A month before Easter, the pastor of our church announced that a special Easter offer would be taken to help a poor family. He asked everyone to save and give sacrificially. When we got home, we talked about what we could do. We decided to buy 50 pounds of potatoes and live on them for a month. That would allow us to save $20 off our grocery money for the offering. Then we thought that if we kept our electric lights turned out as much as possible and didn’t listen to the radio, we’d save money of that month’s electric bill. Darlene got as many house and yard cleaning jobs as possible, and both of us babysat for everyone we could. For 15 cents, we could buy enough cotton loops to make three potholders to sell for $1.00. We made $20 on potholders. That month was one of the best of our lives. Every day we counted the money to see how much we had saved. At night we’d sit in the dark and talk about how the poor family was going to enjoy having the money the church would give them. We had about 80 people in the church, so we figured that whatever amount of money we had to give the offering would surely be 20 times that much. After all, every Sunday the Pastor had reminded everyone to save for the sacrificial offering. The day before Easter, Ocy and I walked to the grocery store and got the manager to give us three crisp $20 bills and one $10 bill for all our change. We ran all the way home to show Mom and Darlene. We had never had so much money before. That night we were so excited we could hardly sleep. We didn’t care that we wouldn’t have new clothes for Easter; we had $70 for the sacrificial offering. We could hardly wait to get to church. On Easter morning rain was pouring. We didn’t own an umbrella, and the church was over a mile from our home, but it didn’t seem to matter how wet we got. Darlene had cardboard in her shoes to fill the holes. The cardboard came apart, and her feet got wet. But we sat in church proudly. I heard some teenagers talking about the Smith girls having on their old dresses. I looked at them in new clothes and I felt so rich. When the sacrificial offering was taken, we were sitting in the second row. From the front, Mom put in the $10 bill, each of us girls put in a $20.As we walked home after church, we sang all the way. At lunch, Mom had a surprise for us. She had bought a dozen eggs, and we boiled Easter eggs with our fried potatoes!

Late that afternoon, the minister drove up in his car. Mom went to the door, talked with him for a moment, and then came back with an envelope in her hand. We asked her what it was, but she didn’t say a word. She opened the envelope and out fell a bunch of money. There were three crisp $20 bills, one $10, and seventeen $1s. Mom put the money back in the envelope. We didn’t talk, just sat and stared at the floor. We had gone from feeling millionaires to feeling like poor people. We kids had such a happy life that we felt sorry for anyone who didn’t have our mom and dad for parents and a house full of brothers and sisters and other kids visiting constantly. I know we didn’t have a lot of things that other people had, but I never thought we were poor. That Easter Day I found out we were. The minister had brought us the money for the poor family, so we must be poor. I didn’t like feeling poor. I looked at my dress and worn-out shoes and felt so ashamed that I didn’t want to go back to church. Everyone there probably knew we were poor! I thought about my school friends and felt terribly embarrassed to be thought of as “poor.” We sat in silence for a long time. Then it got dark, and we went to bed. All that week, we girls went to school and came home, and no one talked much. Finally on Saturday, Mom asked us what we wanted to do with the money. What did poor people do with money? We didn’t know. We’d never known we were poor. We didn’t want to go to church on Sunday, but Mom said we had to. The joy of what we had done, of sacrificing and saving had been taken away from us. Although it was a sunny day, we didn’t talk on our way to church as we usually did.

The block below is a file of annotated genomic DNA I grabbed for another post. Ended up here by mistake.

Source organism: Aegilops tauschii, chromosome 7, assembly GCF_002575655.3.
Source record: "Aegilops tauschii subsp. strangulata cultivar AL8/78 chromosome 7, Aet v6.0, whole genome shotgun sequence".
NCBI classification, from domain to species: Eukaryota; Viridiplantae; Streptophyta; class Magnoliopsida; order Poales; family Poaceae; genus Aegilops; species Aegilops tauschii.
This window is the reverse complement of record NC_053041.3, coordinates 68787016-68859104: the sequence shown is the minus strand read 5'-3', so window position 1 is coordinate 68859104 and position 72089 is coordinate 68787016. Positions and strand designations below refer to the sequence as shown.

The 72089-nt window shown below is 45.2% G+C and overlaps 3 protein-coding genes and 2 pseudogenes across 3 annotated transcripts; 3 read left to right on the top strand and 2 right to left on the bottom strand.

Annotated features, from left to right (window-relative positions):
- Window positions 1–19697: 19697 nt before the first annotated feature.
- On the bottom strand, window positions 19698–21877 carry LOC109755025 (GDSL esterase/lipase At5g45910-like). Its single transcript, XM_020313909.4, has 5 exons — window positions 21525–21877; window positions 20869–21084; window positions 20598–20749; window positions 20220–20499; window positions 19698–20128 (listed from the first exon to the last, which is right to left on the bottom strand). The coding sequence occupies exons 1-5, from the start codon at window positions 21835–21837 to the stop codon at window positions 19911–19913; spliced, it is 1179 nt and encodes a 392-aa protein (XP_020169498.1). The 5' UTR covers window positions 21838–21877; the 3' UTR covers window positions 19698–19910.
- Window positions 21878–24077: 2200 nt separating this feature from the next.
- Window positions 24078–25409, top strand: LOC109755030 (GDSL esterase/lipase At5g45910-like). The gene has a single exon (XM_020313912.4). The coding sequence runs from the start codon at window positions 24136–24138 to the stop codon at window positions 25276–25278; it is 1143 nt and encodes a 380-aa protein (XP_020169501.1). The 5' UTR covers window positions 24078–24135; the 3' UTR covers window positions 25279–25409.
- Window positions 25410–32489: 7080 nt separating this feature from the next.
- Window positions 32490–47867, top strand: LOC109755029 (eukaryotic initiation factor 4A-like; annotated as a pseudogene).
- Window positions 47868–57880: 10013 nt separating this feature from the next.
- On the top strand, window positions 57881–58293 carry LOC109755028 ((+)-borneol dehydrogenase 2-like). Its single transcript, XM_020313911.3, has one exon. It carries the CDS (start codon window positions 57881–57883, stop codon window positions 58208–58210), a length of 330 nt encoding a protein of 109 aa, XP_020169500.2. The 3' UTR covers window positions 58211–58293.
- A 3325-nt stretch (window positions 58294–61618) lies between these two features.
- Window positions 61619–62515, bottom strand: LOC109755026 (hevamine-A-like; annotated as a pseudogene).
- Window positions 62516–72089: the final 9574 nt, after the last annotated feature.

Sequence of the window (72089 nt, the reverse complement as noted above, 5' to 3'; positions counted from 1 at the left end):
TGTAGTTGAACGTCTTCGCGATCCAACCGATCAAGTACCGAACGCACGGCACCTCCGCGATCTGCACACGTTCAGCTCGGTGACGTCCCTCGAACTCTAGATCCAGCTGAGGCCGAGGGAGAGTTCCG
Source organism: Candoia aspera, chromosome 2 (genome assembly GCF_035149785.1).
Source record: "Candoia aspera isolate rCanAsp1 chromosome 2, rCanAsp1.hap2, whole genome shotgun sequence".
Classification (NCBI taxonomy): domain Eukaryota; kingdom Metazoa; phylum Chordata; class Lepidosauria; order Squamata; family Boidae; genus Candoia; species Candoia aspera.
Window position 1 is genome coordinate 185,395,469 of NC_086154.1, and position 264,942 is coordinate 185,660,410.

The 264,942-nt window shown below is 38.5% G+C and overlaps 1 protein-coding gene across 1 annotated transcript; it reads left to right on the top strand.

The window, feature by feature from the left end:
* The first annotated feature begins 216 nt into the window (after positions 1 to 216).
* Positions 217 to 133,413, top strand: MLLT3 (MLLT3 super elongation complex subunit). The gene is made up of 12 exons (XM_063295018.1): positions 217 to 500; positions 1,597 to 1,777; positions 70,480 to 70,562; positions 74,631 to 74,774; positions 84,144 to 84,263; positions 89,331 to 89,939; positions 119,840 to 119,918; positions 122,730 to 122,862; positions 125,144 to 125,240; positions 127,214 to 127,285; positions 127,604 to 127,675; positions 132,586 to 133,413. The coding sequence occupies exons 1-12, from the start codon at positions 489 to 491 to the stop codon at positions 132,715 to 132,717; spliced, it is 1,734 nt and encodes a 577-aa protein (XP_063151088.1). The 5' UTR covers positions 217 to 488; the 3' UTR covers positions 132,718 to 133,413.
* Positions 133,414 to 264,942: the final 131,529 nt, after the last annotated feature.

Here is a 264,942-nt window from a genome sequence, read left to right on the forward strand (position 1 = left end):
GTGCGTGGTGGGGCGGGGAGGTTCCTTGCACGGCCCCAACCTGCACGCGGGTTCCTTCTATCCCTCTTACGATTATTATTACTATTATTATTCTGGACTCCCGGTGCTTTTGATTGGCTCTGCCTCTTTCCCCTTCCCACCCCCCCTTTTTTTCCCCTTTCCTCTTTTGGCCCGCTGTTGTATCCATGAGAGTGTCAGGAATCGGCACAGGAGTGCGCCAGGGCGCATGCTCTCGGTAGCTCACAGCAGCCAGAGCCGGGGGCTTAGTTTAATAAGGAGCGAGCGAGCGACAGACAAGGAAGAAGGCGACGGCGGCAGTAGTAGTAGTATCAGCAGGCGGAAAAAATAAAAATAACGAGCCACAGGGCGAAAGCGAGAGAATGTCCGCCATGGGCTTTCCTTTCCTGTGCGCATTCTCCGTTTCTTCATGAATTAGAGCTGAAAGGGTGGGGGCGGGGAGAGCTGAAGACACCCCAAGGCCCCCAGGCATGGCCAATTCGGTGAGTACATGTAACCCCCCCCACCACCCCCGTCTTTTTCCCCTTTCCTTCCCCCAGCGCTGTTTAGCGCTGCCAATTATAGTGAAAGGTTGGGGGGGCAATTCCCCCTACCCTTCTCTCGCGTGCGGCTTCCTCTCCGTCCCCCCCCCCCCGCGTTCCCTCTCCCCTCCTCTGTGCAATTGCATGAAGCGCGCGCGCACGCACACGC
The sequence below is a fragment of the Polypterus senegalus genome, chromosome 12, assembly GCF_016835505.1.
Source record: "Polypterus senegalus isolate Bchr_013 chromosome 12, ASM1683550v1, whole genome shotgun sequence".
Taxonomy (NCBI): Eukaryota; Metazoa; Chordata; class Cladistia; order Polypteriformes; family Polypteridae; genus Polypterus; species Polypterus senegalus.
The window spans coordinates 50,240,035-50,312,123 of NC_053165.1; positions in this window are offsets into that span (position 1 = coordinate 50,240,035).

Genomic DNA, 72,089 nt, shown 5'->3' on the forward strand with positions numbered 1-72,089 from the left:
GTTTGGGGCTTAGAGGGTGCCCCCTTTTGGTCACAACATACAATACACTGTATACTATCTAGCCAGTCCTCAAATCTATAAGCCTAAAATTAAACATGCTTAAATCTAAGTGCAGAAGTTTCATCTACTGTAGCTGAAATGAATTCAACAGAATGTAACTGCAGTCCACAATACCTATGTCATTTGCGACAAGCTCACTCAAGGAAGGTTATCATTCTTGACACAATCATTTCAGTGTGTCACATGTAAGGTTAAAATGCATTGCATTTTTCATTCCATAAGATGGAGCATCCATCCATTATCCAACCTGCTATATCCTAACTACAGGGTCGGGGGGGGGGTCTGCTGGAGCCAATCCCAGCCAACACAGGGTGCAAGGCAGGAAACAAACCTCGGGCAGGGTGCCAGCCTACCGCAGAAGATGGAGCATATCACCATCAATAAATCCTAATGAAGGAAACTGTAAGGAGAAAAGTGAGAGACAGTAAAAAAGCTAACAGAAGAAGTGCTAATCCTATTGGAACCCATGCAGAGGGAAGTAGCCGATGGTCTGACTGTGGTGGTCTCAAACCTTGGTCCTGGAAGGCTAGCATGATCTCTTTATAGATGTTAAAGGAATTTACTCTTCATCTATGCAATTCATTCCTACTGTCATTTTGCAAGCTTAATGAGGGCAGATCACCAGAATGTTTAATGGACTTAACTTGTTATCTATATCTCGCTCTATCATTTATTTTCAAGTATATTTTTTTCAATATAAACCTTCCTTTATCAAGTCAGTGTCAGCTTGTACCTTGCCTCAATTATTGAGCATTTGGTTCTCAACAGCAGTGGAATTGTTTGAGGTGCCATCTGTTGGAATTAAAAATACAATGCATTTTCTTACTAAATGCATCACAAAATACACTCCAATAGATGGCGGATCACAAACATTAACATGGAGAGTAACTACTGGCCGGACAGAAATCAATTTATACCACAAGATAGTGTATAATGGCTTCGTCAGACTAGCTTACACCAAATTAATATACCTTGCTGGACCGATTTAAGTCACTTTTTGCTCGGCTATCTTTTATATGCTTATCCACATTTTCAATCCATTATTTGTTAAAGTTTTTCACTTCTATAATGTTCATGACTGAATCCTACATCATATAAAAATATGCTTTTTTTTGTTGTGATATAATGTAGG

At church that Sunday, we had a missionary speaker. He talked about how churches in Africa made buildings out of sun-dried bricks, but they needed money to buy roofs. He said $100 would put a roof on a church. The minister said,“Can’t we all sacrifice to help these poor people?” We looked at each other and smiled for the first time in a week. Mom reached into her purse and pulled out the envelope. She passed it to Ocy, who gave it to me. And I dropped it into the offering. When the offering was counted, the minister announced it was a little over $100. The missionary was excited. He wasn’t expecting such a large offering from our small congregation. He said “you must have some rich people in this church.” Suddenly it struck us! We had given $87 of that “little over $100.” We were the rich family in the church! From that day on, I’ve never been poor again. We had been given back the joy of sacrificial giving.


So I'm sitting there, listening to the story and thinking. While not poor like Eddie, we live dollar for dollar. I can't just cut a check and donate to all the causes that I believe in. Yet I have a desire to give, to give sacrificially. I want to live as one of those Jesus called blessed in Matthew 5:3-10.

"Blessed are the poor in spirit,